Guide for New Students

From Foundations to Comps: For Students Considering a Major in English

The English Major begins by developing the fundamental skills of literary analysis through introductory courses in a changing menu of texts, topics, and traditions.  Students begin by taking a 100-level Foundations course, either as an Argument & Inquiry Seminar such as "Imagining a Self," or "Woodstock Nation," or as introductory courses such as African American Literature, British Comedy, or Introduction to Poetry.

Introductory Courses

Introductory Courses (numbered from 100 to 294) are designed for non-majors, prospective English majors, and declared majors as well. They have (excluding 200-level creative writing courses) no prerequisites.

Most 100-level courses are designated as Foundations courses; these form the base for an English Major.  Most Argument & Inquiry Seminars offered in the department are Foundations courses. Introductory courses offer a grounding in genre (introduced at the 100 level) and literary history (mostly at the 200 level). These classes prepare you for more advanced work at the 300 level.

Critical Methods 

English 295, “Critical Methods," introduces students to theoretical models that are prevalent in literary study. Students gain an understanding of schools of literary and cultural criticism past and present. While populated largely by English majors and prospective English majors, "Critical Methods" also attracts students from other disciplines--recent classes have seen the participation of students from Philosophy, Asian Studies and even Geology. English 295 requires prior completion of one Foundations course and another 6-credit English course. (English 295 is not open to first-year students.)

Upper-level Courses

Literature courses numbered 300 and above (upper-level courses) require prior completion of one Foundations course and another 6-credit English course. These are more advanced classes that incorporate research and take up texts and ideas at a more theoretical level.

Advanced Seminar

English 395, “Advanced Seminar,” requires prior completion of English 295 and one 300-level course. With enrollment capped at 15 students, English 395 allows students to take up complex texts and contexts in a more intimate seminar setting. Recent and upcoming seminars feature such topics as "Nabokov," "The Gothic Spirit," "V.S. Naipaul," "Murder," and "James and Wharton".

Creative Writing 

English 160, “Introduction to Creative Writing,” is open to all students.  Intermediate courses in creative writing (200-level) require prior completion of one 6-credit English course; admission to upper-level courses in creative writing (300-level) is by portfolio submission.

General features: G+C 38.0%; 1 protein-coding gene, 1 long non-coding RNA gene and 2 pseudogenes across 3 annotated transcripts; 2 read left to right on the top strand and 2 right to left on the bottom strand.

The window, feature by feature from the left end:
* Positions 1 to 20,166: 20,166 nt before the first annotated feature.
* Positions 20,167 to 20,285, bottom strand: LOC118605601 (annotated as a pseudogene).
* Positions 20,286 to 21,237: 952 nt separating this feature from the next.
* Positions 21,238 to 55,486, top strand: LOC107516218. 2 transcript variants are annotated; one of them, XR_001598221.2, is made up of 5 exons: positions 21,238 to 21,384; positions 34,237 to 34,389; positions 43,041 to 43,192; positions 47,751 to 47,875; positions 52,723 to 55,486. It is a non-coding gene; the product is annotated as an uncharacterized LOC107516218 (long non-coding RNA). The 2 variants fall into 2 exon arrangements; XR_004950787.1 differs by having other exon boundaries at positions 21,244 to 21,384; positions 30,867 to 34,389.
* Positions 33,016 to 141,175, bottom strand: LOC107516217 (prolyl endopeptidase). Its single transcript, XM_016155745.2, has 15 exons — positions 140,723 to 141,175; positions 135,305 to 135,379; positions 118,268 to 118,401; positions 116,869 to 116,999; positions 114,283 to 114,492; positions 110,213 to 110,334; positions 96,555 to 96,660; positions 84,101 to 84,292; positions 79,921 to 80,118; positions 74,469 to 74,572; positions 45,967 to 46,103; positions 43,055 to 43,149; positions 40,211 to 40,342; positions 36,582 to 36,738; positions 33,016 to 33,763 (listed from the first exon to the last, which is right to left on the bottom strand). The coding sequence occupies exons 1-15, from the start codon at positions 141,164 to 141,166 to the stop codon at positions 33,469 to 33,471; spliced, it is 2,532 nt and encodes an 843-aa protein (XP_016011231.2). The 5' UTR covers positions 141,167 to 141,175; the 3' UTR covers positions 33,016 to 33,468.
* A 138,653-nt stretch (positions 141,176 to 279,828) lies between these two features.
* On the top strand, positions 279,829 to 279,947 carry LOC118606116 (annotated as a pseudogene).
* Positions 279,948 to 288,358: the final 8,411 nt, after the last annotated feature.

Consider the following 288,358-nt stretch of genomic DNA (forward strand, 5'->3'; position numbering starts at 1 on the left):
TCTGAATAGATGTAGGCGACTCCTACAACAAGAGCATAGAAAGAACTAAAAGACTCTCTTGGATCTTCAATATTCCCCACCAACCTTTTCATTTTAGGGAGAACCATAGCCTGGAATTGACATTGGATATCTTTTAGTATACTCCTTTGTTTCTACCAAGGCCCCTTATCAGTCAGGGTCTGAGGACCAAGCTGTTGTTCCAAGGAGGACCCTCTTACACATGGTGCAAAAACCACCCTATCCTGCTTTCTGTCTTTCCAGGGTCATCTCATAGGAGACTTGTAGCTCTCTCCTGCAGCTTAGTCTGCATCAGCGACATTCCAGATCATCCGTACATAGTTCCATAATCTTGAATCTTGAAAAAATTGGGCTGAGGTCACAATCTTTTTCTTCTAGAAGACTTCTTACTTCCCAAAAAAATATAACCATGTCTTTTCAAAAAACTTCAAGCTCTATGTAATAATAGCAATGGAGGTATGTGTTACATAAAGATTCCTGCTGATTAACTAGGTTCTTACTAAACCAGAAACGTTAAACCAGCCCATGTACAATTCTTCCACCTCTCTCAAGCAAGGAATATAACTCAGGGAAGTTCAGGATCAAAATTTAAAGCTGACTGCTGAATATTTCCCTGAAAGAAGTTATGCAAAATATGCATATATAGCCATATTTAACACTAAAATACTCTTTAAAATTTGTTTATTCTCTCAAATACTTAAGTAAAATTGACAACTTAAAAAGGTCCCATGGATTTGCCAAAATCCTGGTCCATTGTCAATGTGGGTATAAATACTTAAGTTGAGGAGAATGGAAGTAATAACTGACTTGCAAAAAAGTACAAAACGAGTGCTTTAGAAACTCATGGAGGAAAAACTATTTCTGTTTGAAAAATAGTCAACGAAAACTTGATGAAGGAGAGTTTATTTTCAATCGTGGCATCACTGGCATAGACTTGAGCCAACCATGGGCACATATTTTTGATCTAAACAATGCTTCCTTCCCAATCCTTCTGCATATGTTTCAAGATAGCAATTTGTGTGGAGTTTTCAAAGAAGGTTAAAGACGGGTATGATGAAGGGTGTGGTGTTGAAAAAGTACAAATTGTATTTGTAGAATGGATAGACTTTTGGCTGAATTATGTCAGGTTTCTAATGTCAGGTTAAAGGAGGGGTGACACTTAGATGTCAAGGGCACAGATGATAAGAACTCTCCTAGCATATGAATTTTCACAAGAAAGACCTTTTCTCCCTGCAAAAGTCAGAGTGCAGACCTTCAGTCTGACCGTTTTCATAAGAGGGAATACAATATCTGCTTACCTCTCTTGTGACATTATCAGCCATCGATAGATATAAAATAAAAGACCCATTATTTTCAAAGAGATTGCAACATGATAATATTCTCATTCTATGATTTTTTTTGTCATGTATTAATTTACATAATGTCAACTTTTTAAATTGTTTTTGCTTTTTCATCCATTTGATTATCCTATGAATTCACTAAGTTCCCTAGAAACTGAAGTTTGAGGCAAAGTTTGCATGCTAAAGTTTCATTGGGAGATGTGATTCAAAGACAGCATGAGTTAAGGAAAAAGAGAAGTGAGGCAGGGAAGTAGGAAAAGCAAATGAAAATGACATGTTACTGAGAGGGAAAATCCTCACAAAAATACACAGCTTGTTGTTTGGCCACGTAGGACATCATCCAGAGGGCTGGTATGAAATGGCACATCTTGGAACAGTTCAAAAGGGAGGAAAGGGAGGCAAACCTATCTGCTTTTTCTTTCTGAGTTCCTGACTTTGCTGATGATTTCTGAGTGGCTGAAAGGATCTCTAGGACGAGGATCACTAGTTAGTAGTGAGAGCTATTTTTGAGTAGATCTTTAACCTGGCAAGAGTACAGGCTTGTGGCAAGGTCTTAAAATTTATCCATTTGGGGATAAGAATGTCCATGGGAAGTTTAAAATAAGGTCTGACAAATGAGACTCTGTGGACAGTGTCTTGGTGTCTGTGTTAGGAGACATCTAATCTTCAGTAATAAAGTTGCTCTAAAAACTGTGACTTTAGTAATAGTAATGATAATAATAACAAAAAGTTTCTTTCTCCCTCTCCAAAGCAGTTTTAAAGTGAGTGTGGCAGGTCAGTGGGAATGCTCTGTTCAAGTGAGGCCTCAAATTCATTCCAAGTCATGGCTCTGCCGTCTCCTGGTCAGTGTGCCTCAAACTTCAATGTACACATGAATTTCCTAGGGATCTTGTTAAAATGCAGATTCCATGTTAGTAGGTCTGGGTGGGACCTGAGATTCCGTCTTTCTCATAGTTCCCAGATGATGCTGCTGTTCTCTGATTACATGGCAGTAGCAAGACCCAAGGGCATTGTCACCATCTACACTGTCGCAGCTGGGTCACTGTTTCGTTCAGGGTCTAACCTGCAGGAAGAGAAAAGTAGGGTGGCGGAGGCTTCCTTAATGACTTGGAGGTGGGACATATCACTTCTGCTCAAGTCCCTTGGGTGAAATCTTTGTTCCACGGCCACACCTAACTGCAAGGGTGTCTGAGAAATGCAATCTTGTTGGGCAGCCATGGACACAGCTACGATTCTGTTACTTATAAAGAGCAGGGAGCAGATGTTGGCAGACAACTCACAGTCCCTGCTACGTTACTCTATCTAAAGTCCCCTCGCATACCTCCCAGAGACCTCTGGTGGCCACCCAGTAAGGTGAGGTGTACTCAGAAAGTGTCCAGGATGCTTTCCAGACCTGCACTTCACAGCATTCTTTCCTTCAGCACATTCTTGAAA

In addition to taking workshop classes offered by regular Carleton faculty members, including poets Gregory Hewett and Susan Jaret McKinstry, and fiction writer Gregory Blake Smith, students work with the many distinguished visitors to campus to read and to conduct workshops.  Recent visitors include Paul Auster and Siri Hustvedt.

Students submit their work to (and edit) college publications such as Manuscript, The Lens, The Clap, and The Carleton Progressive and enter Carleton's literary contests, the Nick Adams Short Story Contest, and others.

Looking Ahead . . .

Funny though they are, Garrison Keillor's jokes about English Majors are just that: jokes.  The English Major is a valuable asset in many walks of life.  You'll see from our Life after Laird pages that Carleton English Majors enjoy successful careers in business, advertising, law, medicine, education, public policy, publishing, and the media. The department works closely with the Career Center to bring alumni back to campus, for presentations of interest to English Majors. Watch the events calendar for upcoming visits.

Students should talk with faculty, and meet with the Department’s Life after Laird Adviser, Constance Walker to learn more about what English Majors are currently doing, about opportunities for intern-and extern- and fellowships, about grad school, and about how to start thinking about the future today.